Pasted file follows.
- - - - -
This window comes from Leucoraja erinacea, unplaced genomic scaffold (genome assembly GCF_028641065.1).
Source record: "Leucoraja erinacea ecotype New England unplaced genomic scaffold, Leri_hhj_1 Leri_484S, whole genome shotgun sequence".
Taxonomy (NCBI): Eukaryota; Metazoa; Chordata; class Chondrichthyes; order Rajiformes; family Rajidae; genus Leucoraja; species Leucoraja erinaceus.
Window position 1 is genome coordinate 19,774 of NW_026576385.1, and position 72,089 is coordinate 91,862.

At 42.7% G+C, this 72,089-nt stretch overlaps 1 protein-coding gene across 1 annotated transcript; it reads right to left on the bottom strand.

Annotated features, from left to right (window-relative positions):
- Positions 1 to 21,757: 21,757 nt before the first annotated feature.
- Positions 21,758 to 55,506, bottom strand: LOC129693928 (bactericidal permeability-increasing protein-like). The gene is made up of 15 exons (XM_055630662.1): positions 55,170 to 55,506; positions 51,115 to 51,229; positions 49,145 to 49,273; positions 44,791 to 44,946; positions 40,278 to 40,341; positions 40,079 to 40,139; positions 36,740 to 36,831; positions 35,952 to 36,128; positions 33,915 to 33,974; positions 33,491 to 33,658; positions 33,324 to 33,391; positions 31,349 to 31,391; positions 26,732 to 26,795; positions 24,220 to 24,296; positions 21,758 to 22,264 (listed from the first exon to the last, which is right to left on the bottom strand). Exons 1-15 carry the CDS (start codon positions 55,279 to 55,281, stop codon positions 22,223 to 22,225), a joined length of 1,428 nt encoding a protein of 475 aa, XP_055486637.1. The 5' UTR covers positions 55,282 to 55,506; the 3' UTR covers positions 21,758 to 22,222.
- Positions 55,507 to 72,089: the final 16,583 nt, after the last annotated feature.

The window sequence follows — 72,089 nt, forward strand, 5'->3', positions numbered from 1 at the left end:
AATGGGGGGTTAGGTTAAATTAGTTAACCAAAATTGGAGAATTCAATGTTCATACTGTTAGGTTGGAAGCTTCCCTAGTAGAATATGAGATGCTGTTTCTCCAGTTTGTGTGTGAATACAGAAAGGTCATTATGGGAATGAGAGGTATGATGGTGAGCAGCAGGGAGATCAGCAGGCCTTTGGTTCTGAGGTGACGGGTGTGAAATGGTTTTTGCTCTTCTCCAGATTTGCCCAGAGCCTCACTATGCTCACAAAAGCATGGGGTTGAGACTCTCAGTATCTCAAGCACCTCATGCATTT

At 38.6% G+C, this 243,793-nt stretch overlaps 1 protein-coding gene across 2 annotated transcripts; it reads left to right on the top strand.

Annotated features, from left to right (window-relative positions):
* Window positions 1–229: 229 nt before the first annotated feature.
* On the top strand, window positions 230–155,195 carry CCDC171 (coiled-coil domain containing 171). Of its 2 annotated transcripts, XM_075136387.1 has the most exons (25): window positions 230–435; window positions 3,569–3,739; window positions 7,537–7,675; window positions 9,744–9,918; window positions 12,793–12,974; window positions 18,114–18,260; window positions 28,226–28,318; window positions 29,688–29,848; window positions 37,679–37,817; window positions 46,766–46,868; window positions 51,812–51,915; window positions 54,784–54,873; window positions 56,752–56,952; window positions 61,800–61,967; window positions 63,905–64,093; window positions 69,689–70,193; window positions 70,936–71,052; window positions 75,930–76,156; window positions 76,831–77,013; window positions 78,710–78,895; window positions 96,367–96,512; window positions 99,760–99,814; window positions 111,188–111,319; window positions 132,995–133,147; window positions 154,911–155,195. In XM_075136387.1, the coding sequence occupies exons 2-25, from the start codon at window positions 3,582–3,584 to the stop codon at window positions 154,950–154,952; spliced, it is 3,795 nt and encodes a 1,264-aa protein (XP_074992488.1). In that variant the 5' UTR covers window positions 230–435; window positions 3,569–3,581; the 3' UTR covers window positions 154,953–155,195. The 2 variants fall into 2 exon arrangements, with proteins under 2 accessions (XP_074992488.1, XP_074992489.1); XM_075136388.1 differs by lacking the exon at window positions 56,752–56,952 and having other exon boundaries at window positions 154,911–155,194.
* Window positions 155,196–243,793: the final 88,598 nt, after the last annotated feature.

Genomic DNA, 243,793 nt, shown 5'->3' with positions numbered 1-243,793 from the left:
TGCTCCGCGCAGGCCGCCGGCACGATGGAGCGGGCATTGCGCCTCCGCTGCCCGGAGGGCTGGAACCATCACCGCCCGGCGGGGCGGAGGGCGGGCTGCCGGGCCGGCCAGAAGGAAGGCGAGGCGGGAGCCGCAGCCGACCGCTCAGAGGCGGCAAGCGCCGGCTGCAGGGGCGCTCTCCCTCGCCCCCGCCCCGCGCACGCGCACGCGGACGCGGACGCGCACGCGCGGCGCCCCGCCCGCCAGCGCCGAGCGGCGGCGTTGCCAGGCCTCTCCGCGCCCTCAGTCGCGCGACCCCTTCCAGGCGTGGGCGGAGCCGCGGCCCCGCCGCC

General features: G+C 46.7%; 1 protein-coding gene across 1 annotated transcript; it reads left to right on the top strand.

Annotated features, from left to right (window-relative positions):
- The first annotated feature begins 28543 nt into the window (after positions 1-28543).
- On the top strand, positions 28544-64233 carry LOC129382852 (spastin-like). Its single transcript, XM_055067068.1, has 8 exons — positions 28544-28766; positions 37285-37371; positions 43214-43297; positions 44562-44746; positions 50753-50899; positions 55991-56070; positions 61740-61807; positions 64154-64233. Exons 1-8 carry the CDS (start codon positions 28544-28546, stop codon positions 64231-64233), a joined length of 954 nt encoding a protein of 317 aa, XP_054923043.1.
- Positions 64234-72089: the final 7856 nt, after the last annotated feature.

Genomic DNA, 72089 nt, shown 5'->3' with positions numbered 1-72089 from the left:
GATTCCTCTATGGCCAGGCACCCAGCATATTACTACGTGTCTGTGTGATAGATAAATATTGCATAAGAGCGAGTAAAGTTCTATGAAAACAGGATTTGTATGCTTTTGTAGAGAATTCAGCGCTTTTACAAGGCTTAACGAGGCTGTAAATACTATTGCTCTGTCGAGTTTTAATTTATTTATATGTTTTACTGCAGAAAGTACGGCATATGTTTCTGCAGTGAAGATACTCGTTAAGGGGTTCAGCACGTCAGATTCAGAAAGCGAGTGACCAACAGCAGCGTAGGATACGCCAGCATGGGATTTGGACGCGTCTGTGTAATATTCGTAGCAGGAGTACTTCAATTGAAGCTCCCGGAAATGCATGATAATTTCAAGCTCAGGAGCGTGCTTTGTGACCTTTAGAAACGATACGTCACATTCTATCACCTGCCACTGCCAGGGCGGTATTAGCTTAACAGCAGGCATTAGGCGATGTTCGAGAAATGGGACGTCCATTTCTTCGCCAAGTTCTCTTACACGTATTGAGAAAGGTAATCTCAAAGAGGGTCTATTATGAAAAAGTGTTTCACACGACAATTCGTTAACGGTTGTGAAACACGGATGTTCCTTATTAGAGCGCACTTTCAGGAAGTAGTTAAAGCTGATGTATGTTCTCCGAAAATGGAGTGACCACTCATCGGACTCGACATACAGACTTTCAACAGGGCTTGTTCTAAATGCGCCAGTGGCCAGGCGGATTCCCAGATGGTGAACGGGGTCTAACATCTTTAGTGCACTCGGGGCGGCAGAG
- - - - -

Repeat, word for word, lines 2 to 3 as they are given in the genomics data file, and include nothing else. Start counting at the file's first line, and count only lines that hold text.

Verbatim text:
Source record: "Leucoraja erinacea ecotype New England unplaced genomic scaffold, Leri_hhj_1 Leri_484S, whole genome shotgun sequence".
Taxonomy (NCBI): Eukaryota; Metazoa; Chordata; class Chondrichthyes; order Rajiformes; family Rajidae; genus Leucoraja; species Leucoraja erinaceus.